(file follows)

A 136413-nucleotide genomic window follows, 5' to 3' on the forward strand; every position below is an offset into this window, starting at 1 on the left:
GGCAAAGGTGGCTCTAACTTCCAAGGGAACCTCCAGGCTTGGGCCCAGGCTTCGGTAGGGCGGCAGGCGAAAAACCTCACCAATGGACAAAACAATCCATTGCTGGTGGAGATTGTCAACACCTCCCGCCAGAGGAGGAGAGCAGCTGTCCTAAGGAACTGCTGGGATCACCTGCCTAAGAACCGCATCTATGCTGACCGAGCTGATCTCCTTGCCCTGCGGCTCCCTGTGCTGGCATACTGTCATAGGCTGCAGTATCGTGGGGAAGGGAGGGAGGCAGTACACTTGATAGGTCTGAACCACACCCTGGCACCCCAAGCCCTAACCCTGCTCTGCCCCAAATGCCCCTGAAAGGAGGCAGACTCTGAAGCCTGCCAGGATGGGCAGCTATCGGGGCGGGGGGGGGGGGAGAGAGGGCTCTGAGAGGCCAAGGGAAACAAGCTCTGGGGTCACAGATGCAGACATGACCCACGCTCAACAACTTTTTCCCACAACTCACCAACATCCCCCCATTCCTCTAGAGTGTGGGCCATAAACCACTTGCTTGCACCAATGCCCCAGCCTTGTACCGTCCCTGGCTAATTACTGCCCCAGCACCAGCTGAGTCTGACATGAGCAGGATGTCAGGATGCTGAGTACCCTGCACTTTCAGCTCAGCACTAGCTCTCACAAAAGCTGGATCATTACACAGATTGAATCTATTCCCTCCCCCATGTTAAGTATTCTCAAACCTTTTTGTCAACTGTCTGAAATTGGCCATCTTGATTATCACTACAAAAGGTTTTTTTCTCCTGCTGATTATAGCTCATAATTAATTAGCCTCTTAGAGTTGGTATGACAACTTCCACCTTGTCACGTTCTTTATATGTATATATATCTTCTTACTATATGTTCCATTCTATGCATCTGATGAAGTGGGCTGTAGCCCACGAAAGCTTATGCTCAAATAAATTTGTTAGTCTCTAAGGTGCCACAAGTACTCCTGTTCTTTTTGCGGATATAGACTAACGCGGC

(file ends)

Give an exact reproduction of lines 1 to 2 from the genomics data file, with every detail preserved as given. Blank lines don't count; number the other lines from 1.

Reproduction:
A 136413-nucleotide genomic window follows, 5' to 3' on the forward strand; every position below is an offset into this window, starting at 1 on the left:
GGCAAAGGTGGCTCTAACTTCCAAGGGAACCTCCAGGCTTGGGCCCAGGCTTCGGTAGGGCGGCAGGCGAAAAACCTCACCAATGGACAAAACAATCCATTGCTGGTGGAGATTGTCAACACCTCCCGCCAGAGGAGGAGAGCAGCTGTCCTAAGGAACTGCTGGGATCACCTGCCTAAGAACCGCATCTATGCTGACCGAGCTGATCTCCTTGCCCTGCGGCTCCCTGTGCTGGCATACTGTCATAGGCTGCAGTATCGTGGGGAAGGGAGGGAGGCAGTACACTTGATAGGTCTGAACCACACCCTGGCACCCCAAGCCCTAACCCTGCTCTGCCCCAAATGCCCCTGAAAGGAGGCAGACTCTGAAGCCTGCCAGGATGGGCAGCTATCGGGGCGGGGGGGGGGGGAGAGAGGGCTCTGAGAGGCCAAGGGAAACAAGCTCTGGGGTCACAGATGCAGACATGACCCACGCTCAACAACTTTTTCCCACAACTCACCAACATCCCCCCATTCCTCTAGAGTGTGGGCCATAAACCACTTGCTTGCACCAATGCCCCAGCCTTGTACCGTCCCTGGCTAATTACTGCCCCAGCACCAGCTGAGTCTGACATGAGCAGGATGTCAGGATGCTGAGTACCCTGCACTTTCAGCTCAGCACTAGCTCTCACAAAAGCTGGATCATTACACAGATTGAATCTATTCCCTCCCCCATGTTAAGTATTCTCAAACCTTTTTGTCAACTGTCTGAAATTGGCCATCTTGATTATCACTACAAAAGGTTTTTTTCTCCTGCTGATTATAGCTCATAATTAATTAGCCTCTTAGAGTTGGTATGACAACTTCCACCTTGTCACGTTCTTTATATGTATATATATCTTCTTACTATATGTTCCATTCTATGCATCTGATGAAGTGGGCTGTAGCCCACGAAAGCTTATGCTCAAATAAATTTGTTAGTCTCTAAGGTGCCACAAGTACTCCTGTTCTTTTTGCGGATATAGACTAACGCGGC